One of the offices on the second floor. The door at the back led to the apartment behind it. When the building was converted to a hotel, the offices were converted to sleeping rooms, I believe, perhaps adjoining rooms. I have found nothing to tell me for certain how that was handled.
The nursery – note the very long gowns which I assume were Christening gowns. I think it’s interesting that really things have not changed that much. Well, insofar as the basics necessary for children. The cribs, the bouncing chairs – at least that’s what the object to the right in the photo appears to be. Obviously, the materials used now are much different, but the concepts remain the same.
Ladies’ dresses. Lovely, aren’t they? So feminine. It would be fun, I think, to wear one of these for a special evening – minus the corset, of course – but truly I am a jeans gal and cannot imagine spending one of my regular days in a garment like this. Our lives are much different now, I think. Not to mention that now we get to be regular real people, rather than an ornament to dress a man’s arm.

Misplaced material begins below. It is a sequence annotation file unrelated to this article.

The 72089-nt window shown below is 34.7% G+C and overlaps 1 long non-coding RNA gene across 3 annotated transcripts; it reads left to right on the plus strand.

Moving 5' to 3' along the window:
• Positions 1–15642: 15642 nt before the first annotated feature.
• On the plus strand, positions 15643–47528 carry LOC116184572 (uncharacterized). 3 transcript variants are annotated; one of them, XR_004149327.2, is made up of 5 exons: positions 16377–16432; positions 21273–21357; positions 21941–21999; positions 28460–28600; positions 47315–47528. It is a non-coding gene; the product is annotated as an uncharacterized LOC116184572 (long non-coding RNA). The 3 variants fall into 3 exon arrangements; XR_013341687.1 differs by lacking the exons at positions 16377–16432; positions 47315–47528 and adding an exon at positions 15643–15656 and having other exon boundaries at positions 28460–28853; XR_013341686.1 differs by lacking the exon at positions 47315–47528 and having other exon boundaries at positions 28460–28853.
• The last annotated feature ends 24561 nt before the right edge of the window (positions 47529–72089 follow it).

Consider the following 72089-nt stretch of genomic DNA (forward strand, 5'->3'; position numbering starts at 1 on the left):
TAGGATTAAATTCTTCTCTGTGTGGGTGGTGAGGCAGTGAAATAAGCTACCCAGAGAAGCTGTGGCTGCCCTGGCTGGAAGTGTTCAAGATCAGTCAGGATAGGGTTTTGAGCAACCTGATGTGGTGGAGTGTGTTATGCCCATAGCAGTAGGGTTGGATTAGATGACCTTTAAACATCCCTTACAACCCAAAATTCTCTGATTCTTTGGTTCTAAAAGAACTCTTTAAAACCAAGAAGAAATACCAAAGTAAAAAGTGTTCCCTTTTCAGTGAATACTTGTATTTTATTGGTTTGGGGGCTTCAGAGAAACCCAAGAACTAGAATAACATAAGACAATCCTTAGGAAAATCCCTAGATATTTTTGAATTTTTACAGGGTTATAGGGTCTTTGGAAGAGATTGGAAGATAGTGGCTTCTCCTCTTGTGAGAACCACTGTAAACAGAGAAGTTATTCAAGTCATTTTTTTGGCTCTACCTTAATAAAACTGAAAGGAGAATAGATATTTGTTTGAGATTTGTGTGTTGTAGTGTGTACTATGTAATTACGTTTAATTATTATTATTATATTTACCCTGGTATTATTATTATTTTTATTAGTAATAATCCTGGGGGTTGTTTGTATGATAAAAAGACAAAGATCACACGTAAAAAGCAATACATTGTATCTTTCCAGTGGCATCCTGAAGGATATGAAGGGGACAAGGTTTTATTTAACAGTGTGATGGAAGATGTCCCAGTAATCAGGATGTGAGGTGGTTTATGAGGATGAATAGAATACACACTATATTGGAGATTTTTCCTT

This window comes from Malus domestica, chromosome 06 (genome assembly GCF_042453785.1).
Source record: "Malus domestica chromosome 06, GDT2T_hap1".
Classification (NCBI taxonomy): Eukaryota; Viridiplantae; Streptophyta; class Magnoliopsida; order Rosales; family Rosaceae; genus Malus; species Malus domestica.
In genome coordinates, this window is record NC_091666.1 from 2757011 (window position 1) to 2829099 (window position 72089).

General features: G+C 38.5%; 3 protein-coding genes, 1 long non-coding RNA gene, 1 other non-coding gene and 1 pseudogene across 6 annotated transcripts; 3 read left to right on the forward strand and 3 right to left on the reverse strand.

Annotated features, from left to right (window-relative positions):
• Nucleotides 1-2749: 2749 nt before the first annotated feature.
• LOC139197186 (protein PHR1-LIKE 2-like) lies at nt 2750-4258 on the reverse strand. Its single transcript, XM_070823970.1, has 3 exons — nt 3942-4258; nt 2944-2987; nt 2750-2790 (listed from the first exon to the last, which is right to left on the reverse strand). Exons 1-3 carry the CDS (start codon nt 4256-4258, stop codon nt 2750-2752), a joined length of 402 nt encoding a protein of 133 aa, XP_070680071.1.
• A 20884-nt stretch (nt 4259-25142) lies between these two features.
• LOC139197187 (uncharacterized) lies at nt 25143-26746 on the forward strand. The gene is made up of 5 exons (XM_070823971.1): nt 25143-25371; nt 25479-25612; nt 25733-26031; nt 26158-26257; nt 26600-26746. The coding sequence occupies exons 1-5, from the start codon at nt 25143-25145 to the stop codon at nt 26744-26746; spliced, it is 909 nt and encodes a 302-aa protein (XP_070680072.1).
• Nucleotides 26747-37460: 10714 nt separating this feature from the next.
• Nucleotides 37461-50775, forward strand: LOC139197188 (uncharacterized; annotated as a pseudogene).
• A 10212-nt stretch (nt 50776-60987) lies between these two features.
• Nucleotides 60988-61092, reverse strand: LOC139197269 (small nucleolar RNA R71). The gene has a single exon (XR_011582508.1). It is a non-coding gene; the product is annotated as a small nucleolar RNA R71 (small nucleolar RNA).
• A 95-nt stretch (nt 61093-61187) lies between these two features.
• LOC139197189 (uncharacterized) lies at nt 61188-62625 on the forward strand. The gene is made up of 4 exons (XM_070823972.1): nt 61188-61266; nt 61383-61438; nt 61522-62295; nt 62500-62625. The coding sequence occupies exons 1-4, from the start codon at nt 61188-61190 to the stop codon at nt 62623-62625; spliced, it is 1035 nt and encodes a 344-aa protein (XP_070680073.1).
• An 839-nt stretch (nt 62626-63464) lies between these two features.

See the Sprectrascope on the table? A very early version of the Viewmaster. Do they even make Viewmasters anymore? Do you remember having, or at least seeing in your lifetime, a Viewmaster? Now we view our photos on a computer of some type. Or a digital frame, which cycles through a series of photos.
A man’s smoking table. Back in the day when a woman would have to be an extreme rebel to smoke, and before the evils of smoking, the health risks of smoking, were known. When it was still fashionable for men.
Before Kindle and the Nook – before paperbacks and brightly colored paper jackets, there were these little books, a good size for carrying with you I would think. Vera Moore Jones was the daughter of one of the owners after the hotel was sold by Maud Baldwin.
That’s it for this day. Not really any historical information, but I have a bit left that I decided to save for tomorrow, when I publish the final installment of this visit. I have become quite interested in the Baldwin family, Maud in particular, who I am finding more information about than the other family members, but not as much as I would like. And with a bit more conflicting information than I would like – conflicts that make me question the accuracy of stories repeated often before they are recorded and called history.
So much relies on interpretation, doesn’t it?